The downside is that Twitter, like Facebook, is very much ephemeral. It is next to impossible to find a particular tweet unless it's pretty recent.
I got onto another Twitter rip today, with the theme of "If Science by press release existed in [...]'s day," satirizing the kind of sensationalistic, overly dramatic, factually challenged, and premature types of reports that pass for science journalism these days. So for the sake of a permanent record- for my own satisfaction, at least- here are my tweets (and one from another) on that topic:
If Science by Press Release existed in...
- Newton's Day: "New Discovery May Lead to Space Flight: Report."
- Stone Age: "Control of Fire May Resolve Transportation Problems Says Eminent Witch Doctor."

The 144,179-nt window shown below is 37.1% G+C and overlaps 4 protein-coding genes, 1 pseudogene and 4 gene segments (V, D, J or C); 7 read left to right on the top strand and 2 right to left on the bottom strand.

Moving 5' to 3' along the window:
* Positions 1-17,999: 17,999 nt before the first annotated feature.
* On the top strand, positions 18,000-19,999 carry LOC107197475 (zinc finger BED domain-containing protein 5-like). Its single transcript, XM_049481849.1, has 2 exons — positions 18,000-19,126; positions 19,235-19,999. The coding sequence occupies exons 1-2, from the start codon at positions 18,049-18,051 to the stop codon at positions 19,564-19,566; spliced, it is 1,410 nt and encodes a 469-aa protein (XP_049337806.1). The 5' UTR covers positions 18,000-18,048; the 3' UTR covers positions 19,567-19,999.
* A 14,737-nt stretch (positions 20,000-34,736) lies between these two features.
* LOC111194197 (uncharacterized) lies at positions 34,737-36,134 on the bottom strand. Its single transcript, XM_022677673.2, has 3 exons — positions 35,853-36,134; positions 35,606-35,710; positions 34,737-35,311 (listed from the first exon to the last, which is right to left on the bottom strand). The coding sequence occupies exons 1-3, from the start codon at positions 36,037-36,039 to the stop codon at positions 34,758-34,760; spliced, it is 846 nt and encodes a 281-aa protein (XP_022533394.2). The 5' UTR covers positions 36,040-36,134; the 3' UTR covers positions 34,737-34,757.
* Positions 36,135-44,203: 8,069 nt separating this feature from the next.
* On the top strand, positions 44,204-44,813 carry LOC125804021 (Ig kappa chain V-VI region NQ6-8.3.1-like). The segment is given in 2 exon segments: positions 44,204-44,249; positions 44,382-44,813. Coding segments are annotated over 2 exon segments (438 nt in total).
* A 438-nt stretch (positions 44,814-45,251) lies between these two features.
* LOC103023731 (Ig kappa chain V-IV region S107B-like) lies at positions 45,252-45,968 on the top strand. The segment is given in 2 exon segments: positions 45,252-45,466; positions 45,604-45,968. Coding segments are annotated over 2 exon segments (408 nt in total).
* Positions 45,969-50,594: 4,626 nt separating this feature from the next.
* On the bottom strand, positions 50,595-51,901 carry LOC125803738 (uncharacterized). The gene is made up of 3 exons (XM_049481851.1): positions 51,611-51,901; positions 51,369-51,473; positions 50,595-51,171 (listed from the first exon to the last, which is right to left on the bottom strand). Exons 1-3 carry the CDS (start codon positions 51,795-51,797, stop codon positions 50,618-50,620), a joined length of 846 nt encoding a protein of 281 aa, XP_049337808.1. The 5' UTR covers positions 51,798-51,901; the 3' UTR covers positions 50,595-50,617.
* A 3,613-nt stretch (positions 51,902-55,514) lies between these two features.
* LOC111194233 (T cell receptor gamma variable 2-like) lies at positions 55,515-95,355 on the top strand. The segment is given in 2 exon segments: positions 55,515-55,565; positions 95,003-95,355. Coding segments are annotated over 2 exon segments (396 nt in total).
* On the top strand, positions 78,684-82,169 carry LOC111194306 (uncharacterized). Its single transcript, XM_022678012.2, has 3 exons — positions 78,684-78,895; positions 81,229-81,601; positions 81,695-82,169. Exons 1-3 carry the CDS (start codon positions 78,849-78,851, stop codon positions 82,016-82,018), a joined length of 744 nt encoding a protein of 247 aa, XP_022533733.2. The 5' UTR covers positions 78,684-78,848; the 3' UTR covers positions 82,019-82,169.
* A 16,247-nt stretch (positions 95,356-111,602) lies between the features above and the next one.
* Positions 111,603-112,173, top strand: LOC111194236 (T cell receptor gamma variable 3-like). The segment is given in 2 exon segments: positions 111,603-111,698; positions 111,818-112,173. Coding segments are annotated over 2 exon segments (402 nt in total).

- Pasteur's Day: "Animicule Theory Could Lead to New treatments for Bad Air."
- Archimedes' Day: "Application of Density to Astronomy Suggests New Class of Exotic Space Objects."
- Becher's day: "Phlogiston Theory Supports Existence of Human Soul, Angels, Demons, Study Says."
- Eratosthenes' day: "Shape, Size of the world: Controversy and Conflict Among the Experts"
- Agricola's day: "New Study to Examine differences between Dwarf and Kobold Mining Techniques."
- Socrates' day: "Announcement: New Element Discovered, Named 'Aether.'"
- Pliny's day: "The Next Supervolcano Eruption and You: Is YOUR Family Safe?"
- Mendel's day: "Peagate 'Proves Inheritance is Hoax:' Scientific Report" (with followup comment from @canislatrans, "Gene Skeptics Scoff at New Wrinkle in Mendelist Theory")
- Hutton's day: "Claim: Earth May Be One Million Years Old. Theologists Express Skepticism, Outrage."
- Mendelev's day: "New Periodic Organization Dismissed: Chemists Prefer Traditional, Alphabetic Order.
I'll add any others that I come up with, and, with appropriate credit, other folks post. How would your favorite scientist(s) have been misquoted, misrepresented or misinterpreted by today's so-called "journalism?"